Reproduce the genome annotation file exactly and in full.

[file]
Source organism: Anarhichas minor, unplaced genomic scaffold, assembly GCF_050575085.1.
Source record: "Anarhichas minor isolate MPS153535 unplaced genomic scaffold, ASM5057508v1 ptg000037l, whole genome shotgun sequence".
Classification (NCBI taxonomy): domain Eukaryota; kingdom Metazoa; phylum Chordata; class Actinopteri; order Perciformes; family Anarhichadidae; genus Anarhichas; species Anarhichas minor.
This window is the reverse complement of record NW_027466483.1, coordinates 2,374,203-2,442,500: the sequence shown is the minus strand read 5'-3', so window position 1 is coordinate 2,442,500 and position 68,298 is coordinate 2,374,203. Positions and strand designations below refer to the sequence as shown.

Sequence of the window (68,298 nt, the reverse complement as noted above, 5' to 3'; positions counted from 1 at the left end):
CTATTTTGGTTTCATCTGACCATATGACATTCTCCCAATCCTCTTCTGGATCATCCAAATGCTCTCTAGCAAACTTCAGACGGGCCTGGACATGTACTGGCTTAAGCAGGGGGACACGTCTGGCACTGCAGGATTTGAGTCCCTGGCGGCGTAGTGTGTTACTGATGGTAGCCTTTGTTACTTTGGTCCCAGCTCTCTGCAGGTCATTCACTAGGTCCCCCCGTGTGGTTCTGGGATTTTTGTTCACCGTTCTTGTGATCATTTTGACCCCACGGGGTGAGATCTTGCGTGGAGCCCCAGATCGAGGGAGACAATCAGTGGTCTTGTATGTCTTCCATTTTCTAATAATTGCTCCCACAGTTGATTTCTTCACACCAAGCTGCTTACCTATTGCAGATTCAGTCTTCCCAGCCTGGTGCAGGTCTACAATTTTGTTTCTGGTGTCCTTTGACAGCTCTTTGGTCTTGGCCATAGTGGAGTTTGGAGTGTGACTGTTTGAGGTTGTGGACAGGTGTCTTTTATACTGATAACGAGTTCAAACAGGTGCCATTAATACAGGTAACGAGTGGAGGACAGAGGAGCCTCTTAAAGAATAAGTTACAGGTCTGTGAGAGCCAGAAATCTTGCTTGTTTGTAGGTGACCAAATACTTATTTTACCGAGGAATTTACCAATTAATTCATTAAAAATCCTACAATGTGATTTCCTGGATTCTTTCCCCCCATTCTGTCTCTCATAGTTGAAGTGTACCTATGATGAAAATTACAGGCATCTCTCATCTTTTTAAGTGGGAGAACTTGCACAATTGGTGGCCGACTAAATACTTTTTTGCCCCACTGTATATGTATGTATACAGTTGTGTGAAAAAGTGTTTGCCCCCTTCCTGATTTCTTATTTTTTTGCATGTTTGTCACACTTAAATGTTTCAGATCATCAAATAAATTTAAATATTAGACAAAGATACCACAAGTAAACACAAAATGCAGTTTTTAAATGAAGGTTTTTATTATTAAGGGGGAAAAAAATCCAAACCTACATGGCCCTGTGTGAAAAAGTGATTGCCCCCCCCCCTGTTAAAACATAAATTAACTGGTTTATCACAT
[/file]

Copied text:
Source organism: Anarhichas minor, unplaced genomic scaffold, assembly GCF_050575085.1.
Source record: "Anarhichas minor isolate MPS153535 unplaced genomic scaffold, ASM5057508v1 ptg000037l, whole genome shotgun sequence".
Classification (NCBI taxonomy): domain Eukaryota; kingdom Metazoa; phylum Chordata; class Actinopteri; order Perciformes; family Anarhichadidae; genus Anarhichas; species Anarhichas minor.
This window is the reverse complement of record NW_027466483.1, coordinates 2,374,203-2,442,500: the sequence shown is the minus strand read 5'-3', so window position 1 is coordinate 2,442,500 and position 68,298 is coordinate 2,374,203. Positions and strand designations below refer to the sequence as shown.

Sequence of the window (68,298 nt, the reverse complement as noted above, 5' to 3'; positions counted from 1 at the left end):
CTATTTTGGTTTCATCTGACCATATGACATTCTCCCAATCCTCTTCTGGATCATCCAAATGCTCTCTAGCAAACTTCAGACGGGCCTGGACATGTACTGGCTTAAGCAGGGGGACACGTCTGGCACTGCAGGATTTGAGTCCCTGGCGGCGTAGTGTGTTACTGATGGTAGCCTTTGTTACTTTGGTCCCAGCTCTCTGCAGGTCATTCACTAGGTCCCCCCGTGTGGTTCTGGGATTTTTGTTCACCGTTCTTGTGATCATTTTGACCCCACGGGGTGAGATCTTGCGTGGAGCCCCAGATCGAGGGAGACAATCAGTGGTCTTGTATGTCTTCCATTTTCTAATAATTGCTCCCACAGTTGATTTCTTCACACCAAGCTGCTTACCTATTGCAGATTCAGTCTTCCCAGCCTGGTGCAGGTCTACAATTTTGTTTCTGGTGTCCTTTGACAGCTCTTTGGTCTTGGCCATAGTGGAGTTTGGAGTGTGACTGTTTGAGGTTGTGGACAGGTGTCTTTTATACTGATAACGAGTTCAAACAGGTGCCATTAATACAGGTAACGAGTGGAGGACAGAGGAGCCTCTTAAAGAATAAGTTACAGGTCTGTGAGAGCCAGAAATCTTGCTTGTTTGTAGGTGACCAAATACTTATTTTACCGAGGAATTTACCAATTAATTCATTAAAAATCCTACAATGTGATTTCCTGGATTCTTTCCCCCCATTCTGTCTCTCATAGTTGAAGTGTACCTATGATGAAAATTACAGGCATCTCTCATCTTTTTAAGTGGGAGAACTTGCACAATTGGTGGCCGACTAAATACTTTTTTGCCCCACTGTATATGTATGTATACAGTTGTGTGAAAAAGTGTTTGCCCCCTTCCTGATTTCTTATTTTTTTGCATGTTTGTCACACTTAAATGTTTCAGATCATCAAATAAATTTAAATATTAGACAAAGATACCACAAGTAAACACAAAATGCAGTTTTTAAATGAAGGTTTTTATTATTAAGGGGGAAAAAAATCCAAACCTACATGGCCCTGTGTGAAAAAGTGATTGCCCCCCCCCCTGTTAAAACATAAATTAACTGGTTTATCACAT